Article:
On 20 May, from 13:00 to 15:00 CE(S)T, ODISSEI and CentERdata are organising an information event during which researchers can learn more about working with the LISS panel. During this afternoon, a variety of speakers will introduce the LISS panel and the research opportunities the panel offers. Two researchers will present their LISS research project, which were funded by the ODISSEI LISS grant. The event is open to anyone interested in using the LISS panel, including those who would like to apply for the ODISSEI LISS grant 2021 that has opened in May. Find the full programme below.
Online registration has closed, but if you still wish to register, please contact us via firstname.lastname@example.org.
Find more information on the LISS panel and the LISS Grant 2021 on the LISS panel access page.
13.00-13.15: Introducing the LISS panel, Prof. dr. Marcel Das (CentERdata)
Marcel Das is the director at CentERdata and a member of the Management Board of ODISSEI. He will give an introduction on how the LISS panel is organized, what the scientific importance of the panel is and how you can use it for your own research.
13.15-13.25: The ODISSEI LISS grant, Kasia Karpinska (ODISSEI)
Kasia Karpinska is Scientific Manager at ODISSEI. She will introduce the ODISSEI LISS grant.
13.25-13.55: Research with LISS: “Stock Market Beliefs and Portfolio Choice in the General Population”, Christian Zimpelmann, IZA-Institute of Labor Economics
14.00-14.30: Research with LISS: “Skype or skip? Motivations, online self-disclosure, and well-being in online medical consultations”, Nadine Bol (Tilburg University)
Bol will present her research with the LISS panel for which she received a LISS grant in 2018. Find the abstract below.
14.30-14.45: New and innovative research in the LISS panel, Joris Mulder (CentERdata)
Joris Mulder is the coordinator of the LISS panel and a researcher at CentERdata. He will present the possibilities of new and innovative research in the LISS panel by discussing several examples of earlier fielded research projects.
14.45: General Q&A on using the LISS panel and the LISS grant
Research project descriptions:
“Stock Market Beliefs and Portfolio Choice in the General Population”, Christian Zimpelmann, IZA-Institute of Labor Economics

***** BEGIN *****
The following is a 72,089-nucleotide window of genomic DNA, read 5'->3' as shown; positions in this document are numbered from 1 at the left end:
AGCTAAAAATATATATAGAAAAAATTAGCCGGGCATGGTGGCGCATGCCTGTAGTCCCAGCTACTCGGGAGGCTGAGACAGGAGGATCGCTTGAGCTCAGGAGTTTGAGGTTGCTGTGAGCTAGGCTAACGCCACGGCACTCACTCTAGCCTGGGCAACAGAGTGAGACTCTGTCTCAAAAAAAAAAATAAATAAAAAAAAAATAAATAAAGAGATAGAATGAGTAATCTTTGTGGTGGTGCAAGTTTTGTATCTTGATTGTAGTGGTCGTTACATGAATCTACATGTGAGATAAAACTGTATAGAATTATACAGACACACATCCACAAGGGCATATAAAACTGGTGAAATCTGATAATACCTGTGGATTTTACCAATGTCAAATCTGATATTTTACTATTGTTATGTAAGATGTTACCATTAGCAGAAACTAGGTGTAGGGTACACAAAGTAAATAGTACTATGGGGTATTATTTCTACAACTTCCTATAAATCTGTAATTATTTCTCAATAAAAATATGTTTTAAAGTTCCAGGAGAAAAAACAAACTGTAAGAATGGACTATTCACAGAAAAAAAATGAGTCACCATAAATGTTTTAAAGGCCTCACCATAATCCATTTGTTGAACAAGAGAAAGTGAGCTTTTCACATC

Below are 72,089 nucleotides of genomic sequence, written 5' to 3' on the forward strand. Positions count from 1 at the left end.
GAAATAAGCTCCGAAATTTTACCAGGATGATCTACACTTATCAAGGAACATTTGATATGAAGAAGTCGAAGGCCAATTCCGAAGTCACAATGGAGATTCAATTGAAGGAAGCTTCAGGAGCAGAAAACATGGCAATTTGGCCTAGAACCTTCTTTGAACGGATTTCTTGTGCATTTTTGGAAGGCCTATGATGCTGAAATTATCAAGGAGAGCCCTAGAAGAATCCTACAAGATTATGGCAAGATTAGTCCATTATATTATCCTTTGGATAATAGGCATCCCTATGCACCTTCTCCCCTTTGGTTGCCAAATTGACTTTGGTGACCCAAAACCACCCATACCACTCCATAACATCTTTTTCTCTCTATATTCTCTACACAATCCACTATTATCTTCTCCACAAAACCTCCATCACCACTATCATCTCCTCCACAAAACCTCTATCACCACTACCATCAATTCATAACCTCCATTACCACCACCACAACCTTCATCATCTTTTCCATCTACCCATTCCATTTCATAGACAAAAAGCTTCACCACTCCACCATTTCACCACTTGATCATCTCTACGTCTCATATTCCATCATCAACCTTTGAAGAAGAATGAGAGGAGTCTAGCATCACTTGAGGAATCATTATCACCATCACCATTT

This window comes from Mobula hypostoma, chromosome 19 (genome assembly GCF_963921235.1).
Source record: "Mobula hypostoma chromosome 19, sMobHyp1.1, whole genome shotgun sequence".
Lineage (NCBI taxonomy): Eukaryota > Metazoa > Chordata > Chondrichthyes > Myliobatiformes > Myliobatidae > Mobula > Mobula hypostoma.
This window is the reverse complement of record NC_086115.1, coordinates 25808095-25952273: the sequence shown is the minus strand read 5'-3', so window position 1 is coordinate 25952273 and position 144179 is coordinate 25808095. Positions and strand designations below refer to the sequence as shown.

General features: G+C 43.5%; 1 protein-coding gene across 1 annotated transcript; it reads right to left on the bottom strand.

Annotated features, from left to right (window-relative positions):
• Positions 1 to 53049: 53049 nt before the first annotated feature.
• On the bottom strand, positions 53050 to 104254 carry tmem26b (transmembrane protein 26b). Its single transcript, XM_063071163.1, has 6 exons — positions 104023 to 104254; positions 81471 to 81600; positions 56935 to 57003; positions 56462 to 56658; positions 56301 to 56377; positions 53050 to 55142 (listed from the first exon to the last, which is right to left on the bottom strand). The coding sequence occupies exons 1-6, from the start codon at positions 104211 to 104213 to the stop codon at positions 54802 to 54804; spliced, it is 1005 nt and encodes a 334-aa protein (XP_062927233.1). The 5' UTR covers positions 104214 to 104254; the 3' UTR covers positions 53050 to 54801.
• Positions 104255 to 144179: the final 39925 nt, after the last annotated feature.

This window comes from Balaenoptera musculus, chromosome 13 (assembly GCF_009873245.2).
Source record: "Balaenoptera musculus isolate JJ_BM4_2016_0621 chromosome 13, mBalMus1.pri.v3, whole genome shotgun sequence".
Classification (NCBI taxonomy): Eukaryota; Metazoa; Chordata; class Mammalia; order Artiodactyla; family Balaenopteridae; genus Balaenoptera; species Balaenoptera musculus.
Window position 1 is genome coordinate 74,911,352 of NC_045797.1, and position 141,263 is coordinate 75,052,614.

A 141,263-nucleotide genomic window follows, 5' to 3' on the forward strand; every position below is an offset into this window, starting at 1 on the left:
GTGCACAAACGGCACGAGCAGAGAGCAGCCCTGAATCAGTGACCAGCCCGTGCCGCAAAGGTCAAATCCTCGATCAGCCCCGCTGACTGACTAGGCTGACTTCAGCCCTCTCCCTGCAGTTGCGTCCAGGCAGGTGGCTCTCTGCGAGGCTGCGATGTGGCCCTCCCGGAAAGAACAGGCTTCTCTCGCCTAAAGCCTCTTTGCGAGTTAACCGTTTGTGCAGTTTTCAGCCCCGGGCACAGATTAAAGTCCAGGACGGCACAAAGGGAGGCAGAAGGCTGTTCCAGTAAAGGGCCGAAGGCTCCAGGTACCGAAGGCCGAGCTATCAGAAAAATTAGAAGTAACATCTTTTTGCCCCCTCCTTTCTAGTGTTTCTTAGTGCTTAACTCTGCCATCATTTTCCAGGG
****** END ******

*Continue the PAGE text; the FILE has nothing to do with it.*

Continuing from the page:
The amount of risk that households take when investing their savings has long-term consequences for their financial well-being. This study explores whether subjective beliefs about stock market returns explain individual investment behaviour. I make use of a unique data set that comprises incentivized, repeated elicitations of stock market beliefs (in the LISS panel) and high-quality administrative asset data (by CBS) for a probability-based population sample. The results indicated that households with more optimistic stock market expectations hold more risk in their portfolio. Furthermore, changes in expectations over time are related to changes in portfolio risk, which demonstrates that cross-sectional correlations are not driven by a time-invariant third variable. The results suggest that stock market expectations are an important component of portfolio choice. More generally, the study shows that subjective beliefs can be reliably measured in surveys and are related to actual high-stakes decisions.
“Skype or skip? Motivations, online self-disclosure, and well-being in online medical consultations” by Nadine Bol & Marjolijn Antheunis
Advances in computer-mediated communication have created new ways for doctors and patients to communicate, for example via video conferencing tools. The covid-19 pandemic forced a switch from regular face-to-face consultations to video consultations. As patients are often required to share intimate information about themselves during medical consultations, it is important to understand people’s willingness to disclose personal information during video consultations. We examined how people decide (not) to share intimate information and how they feel afterwards. We asked people to imagine having a video consultation with a doctor. We found that when people perceive benefits of video consultations and have trust in video conferencing tools, they are more willing to self-disclose. Also, when people are concerned about their privacy and expect communication problems, they are less willing to self-disclose. People who were more willing to self-disclose experienced more relief and less stress afterwards. However, when people were asked to reveal physically intimate information (i.e., showing their hip for which they have to undress), they were less likely to do so and experienced more stress as a result. This study shows that video consultations could be effective, but not for situations in which patients need to share physically intimate information.